Sir George left The Perse to read Mathematics and Physics at Trinity College, Cambridge, until his studies were interrupted by the outbreak of war in 1914. During the war he served in the Queen’s Royal West Surrey Regiment and rose to the rank of Captain.
Sir George became a Fellow at Cambridge, and had a successful academic career, with posts at Cornell University, Imperial College London, and the University of Aberdeen, where he discovered the diffraction of electrons by crystals with Clinton Joseph Davisson. This discovery led to them being jointly awarded the Nobel Prize for Physics in 1937.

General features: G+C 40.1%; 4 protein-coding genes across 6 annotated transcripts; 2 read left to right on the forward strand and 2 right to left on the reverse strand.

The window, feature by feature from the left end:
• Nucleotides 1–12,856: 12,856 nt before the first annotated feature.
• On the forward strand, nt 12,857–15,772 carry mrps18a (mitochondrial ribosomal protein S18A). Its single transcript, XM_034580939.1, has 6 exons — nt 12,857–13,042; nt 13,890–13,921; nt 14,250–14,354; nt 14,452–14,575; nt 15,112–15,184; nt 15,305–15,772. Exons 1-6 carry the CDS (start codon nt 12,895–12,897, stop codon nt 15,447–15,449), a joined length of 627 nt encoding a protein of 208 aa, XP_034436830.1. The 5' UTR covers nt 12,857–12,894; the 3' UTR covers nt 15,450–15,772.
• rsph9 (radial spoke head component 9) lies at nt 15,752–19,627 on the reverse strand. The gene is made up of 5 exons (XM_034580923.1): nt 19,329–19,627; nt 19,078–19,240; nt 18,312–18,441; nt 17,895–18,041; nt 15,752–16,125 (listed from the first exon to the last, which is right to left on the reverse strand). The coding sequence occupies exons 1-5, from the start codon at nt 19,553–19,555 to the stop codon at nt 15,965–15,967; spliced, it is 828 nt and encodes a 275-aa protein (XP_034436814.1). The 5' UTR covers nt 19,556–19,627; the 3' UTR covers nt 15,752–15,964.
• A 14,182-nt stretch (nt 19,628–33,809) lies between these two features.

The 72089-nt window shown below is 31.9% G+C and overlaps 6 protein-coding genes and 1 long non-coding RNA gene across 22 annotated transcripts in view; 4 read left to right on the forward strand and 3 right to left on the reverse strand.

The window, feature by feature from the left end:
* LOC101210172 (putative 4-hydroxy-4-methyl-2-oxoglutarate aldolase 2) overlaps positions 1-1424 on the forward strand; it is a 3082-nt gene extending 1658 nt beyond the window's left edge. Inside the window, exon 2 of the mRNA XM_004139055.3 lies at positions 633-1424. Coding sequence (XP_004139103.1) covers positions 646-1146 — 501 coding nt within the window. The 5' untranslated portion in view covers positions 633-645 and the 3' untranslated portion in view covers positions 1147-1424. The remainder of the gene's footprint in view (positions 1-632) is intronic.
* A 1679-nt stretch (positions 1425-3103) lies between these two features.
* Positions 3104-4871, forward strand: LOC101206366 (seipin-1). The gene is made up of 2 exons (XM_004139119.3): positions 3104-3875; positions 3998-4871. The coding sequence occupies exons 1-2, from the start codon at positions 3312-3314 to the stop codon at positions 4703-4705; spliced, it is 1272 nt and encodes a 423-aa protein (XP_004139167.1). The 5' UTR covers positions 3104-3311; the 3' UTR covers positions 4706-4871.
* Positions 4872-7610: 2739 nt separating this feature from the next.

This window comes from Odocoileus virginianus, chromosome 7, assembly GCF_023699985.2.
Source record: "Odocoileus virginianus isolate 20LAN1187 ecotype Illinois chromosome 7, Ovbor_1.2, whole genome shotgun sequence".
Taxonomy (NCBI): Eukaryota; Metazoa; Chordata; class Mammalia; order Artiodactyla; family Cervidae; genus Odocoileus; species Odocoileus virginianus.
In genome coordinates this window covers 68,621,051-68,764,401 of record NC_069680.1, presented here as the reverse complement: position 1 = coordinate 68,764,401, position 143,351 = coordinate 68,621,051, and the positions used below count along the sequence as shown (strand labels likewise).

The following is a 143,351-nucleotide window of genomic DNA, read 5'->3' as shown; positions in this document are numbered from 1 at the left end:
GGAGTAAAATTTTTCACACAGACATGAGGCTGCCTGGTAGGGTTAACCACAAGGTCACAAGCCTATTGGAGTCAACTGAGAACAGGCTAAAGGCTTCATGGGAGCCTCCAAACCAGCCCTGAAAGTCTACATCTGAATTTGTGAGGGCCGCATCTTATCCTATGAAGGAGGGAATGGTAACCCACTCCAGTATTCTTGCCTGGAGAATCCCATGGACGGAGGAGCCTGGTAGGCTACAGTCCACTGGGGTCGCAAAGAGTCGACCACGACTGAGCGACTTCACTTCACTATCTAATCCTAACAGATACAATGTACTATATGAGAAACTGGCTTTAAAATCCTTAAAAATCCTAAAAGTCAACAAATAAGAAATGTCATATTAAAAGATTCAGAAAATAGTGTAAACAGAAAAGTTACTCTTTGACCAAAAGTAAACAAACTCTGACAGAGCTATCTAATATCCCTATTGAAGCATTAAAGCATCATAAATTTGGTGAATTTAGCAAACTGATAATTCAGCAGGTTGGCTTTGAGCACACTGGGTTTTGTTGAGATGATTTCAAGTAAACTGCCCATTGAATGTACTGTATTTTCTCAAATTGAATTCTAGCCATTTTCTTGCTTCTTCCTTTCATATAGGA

In the late 1930s and throughout the Second World War, Sir George specialised in nuclear physics, and was the chairman of the 1940-41 MAUD Committee, that concluded the feasibility of the atomic bomb.
Sir George was awarded a knighthood in 1943, and became Master of Corpus Christi College, Cambridge in 1952.